We hear many times that this is the information age and that data is the new gold. The “Big Data” trend encapsulates this and focuses our minds on the potentially huge amounts of data our businesses have access to, both internal and external. Data and information is therefore a potentially high value asset but just like a gold mine, it needs to be mined and refined into something valuable and protected.
Due to the explosion of available information and the ever increasing importance of using this information to provide our business with the information resources it needs to function, information risk management has never been more critical for business.
This article considers information risk management as part of an overall Enterprise Risk Management (ERM) framework.
The starting point for information risk management is to identify all sources of information that is used and managed by the organisation. This requires the development of an “Information Asset Register”. This should include such things as:
Figure 1: Example of an Information Asset Register
The second stage is to identify the objectives of information management. Risk is defined as the effect of uncertainty on objectives. Information risk is therefore the risk of uncertainty on information objectives. Information objectives should include:
The third stage should consider the risks that exist, which could prevent the objectives being achieved. For example, what would prevent the information from being available, as and when required? What would prevent the information form being accurate etc.?
The risks should be grouped according to the objectives they affect and would therefore be categorised under:
The fourth stage requires the identification and recording of the key control over each of the identified risks. These will include such things as: access controls, cryptography, physical and environmental security etc.
We are now in a position to carry out risk assessment and monitoring. As part of an overall ERM process, the key risk management techniques will be:
Risk and Control Assessment
For each information asset, we can identify the key risks and key controls. We then assess the level of risk (using likelihood of occurrence and potential impact if it were to occur) on both an inherent and residual level, after taking into account an assessment of the effectiveness of controls. This will then allow is to evaluate the risks against a predetermined risk appetite as a precursor to deciding whether we will accept, avoid or further treat the risks.
From the risk assessment, we should identify the key controls for each information asset and risk and develop a controls assurance testing program which is then periodically carried out so as to provide ongoing assurance that the key information risk controls are working effectively.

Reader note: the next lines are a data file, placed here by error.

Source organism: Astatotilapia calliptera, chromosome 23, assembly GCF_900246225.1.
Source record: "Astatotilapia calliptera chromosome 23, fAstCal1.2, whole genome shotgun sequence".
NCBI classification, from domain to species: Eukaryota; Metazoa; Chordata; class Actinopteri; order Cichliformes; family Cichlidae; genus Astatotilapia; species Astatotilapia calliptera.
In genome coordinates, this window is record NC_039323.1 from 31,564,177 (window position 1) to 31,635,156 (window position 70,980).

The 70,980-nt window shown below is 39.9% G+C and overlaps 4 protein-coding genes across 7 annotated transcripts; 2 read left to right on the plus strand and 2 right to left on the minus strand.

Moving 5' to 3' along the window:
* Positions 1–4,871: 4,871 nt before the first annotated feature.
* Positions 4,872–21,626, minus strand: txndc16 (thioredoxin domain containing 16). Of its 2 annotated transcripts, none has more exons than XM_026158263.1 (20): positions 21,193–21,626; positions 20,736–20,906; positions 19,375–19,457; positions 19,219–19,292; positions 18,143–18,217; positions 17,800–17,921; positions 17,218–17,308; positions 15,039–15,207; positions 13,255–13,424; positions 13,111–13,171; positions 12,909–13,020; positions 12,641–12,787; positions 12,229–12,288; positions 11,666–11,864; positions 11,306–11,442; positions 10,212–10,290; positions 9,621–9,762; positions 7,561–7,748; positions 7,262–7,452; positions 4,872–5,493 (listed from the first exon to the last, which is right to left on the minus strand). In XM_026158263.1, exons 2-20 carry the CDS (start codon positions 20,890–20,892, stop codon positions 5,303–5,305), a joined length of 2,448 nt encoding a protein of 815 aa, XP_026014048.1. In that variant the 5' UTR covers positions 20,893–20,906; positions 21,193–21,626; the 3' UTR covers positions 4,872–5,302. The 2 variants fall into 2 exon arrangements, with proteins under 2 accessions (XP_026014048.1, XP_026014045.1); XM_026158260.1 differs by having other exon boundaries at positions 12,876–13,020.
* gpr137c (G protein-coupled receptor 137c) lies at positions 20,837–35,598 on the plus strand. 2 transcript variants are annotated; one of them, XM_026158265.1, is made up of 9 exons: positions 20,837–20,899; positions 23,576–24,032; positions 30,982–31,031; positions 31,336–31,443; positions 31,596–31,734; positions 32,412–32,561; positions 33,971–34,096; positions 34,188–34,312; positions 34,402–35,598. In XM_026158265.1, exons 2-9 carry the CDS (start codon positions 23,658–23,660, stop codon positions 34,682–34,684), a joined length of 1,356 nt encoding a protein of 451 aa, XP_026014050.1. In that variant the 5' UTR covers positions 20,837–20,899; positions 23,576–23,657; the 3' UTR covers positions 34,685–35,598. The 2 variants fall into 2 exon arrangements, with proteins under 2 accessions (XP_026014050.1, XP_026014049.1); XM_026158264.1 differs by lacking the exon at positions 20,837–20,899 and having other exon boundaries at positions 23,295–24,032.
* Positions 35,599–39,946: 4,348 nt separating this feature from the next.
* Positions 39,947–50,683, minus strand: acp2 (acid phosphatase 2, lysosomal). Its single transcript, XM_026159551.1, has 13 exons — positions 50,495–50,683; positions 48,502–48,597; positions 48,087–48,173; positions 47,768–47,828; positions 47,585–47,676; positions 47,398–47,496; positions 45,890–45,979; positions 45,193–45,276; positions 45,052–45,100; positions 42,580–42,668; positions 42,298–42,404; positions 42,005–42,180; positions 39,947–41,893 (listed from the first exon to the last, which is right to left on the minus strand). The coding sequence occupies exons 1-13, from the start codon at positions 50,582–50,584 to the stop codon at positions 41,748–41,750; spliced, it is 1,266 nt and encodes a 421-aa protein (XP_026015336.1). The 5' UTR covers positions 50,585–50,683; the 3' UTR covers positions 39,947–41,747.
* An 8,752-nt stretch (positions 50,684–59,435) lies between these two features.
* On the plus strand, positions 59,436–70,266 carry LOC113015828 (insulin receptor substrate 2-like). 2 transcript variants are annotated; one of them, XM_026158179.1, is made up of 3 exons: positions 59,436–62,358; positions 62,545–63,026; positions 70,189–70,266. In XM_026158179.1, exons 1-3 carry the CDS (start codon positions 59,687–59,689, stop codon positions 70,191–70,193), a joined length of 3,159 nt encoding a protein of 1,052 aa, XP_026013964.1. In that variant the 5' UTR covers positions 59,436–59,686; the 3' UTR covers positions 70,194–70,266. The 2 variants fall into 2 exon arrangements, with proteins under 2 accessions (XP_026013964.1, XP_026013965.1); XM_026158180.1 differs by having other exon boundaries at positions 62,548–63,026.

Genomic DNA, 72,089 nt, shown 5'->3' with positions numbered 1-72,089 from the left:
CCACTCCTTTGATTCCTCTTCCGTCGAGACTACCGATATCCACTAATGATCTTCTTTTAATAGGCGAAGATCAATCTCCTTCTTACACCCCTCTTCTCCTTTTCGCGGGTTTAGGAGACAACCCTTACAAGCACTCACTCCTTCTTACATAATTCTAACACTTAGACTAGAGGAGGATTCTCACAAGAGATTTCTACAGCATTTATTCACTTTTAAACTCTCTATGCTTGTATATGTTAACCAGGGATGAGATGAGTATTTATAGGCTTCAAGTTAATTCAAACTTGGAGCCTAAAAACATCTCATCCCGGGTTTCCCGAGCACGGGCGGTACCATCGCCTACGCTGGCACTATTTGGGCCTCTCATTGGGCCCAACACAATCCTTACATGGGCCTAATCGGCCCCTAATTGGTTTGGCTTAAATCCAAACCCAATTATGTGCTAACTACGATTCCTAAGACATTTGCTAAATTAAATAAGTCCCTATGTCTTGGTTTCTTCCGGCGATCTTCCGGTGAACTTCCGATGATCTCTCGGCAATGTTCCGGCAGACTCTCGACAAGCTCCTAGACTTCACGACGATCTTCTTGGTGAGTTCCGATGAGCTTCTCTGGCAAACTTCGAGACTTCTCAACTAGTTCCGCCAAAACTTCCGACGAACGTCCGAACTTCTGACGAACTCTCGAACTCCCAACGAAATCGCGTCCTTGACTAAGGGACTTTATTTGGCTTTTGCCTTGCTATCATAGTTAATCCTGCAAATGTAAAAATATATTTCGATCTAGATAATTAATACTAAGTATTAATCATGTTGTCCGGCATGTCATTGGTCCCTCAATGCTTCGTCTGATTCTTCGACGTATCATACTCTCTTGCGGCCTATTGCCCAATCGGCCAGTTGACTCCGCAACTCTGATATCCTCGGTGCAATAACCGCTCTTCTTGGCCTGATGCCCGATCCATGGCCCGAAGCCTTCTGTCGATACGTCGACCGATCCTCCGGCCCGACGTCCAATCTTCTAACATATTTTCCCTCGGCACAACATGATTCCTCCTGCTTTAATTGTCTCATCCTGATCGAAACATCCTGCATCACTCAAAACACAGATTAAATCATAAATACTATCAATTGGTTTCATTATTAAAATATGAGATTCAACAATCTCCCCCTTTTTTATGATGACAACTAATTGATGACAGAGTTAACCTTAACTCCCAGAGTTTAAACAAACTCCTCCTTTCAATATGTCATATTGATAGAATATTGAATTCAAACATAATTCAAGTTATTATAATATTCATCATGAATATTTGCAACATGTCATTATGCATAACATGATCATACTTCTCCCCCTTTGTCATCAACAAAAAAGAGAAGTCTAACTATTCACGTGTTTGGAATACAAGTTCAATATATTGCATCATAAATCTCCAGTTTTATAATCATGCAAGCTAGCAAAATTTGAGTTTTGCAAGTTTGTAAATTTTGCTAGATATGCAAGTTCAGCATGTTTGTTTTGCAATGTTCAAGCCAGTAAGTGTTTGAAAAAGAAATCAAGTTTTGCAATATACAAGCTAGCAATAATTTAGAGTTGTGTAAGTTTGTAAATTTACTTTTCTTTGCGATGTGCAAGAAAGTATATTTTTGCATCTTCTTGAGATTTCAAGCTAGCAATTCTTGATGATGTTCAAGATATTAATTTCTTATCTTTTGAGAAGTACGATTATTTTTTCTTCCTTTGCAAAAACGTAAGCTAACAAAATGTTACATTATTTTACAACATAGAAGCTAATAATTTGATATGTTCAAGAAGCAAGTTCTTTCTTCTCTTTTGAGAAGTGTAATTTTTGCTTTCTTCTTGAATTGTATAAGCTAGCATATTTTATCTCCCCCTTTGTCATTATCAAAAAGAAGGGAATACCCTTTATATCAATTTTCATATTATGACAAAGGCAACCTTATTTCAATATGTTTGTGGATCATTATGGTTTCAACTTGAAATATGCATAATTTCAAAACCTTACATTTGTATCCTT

We should instigate a formal process around the identification and management of any information risk incident, covering and of the key risks identified.
Key Risk and Control Indicators
Key risk and control indicators provide potentially early warning indicators that certain information risks are rising and / or key controls are not operating effectively. It then allows us to react accordingly and deal with the rising threat / control issue prior to it becoming an incident. Indicators may include such things as:
Key Risk Indicators
Key Control Indicators
These techniques allow ongoing assessment and monitoring of the key information risks facing our business. The information gathered from this process should then be communicated to management in an easy to understand manner that allows the identification of key issues so that they can be dealt with immediately.
Figure 2: Reporting Dashboard - courtesy of our Partner Trust in People, in The Netherlands
The above approach will provide you with a strong information risk management process and in addition, is in line with the ISO 27001: Information security management systems standard. This standard focuses on information security and therefore the information objectives of confidentiality, integrity and availability.
If you would like to know more about how to build a first class information risk management capability for one of your most valuable assets, please contact firstname.lastname@example.org.
 ISO 31000: 2009 Risk Management Principles and Guidelines
Author of 'A Short Guide to Operational Risk', David Tattam is an internationally recognised specialist in all facets of risk management, particularly at the enterprise level. His career includes many years working with PwC, as well as two Australian banks. His achievements include the creation of the Middle Office (Risk Management Department) for The Industrial Bank of Japan in Australia and the complete implementation of all Australian operations, systems, procedures and controls for Westdeutsche Landesbank (WestLB).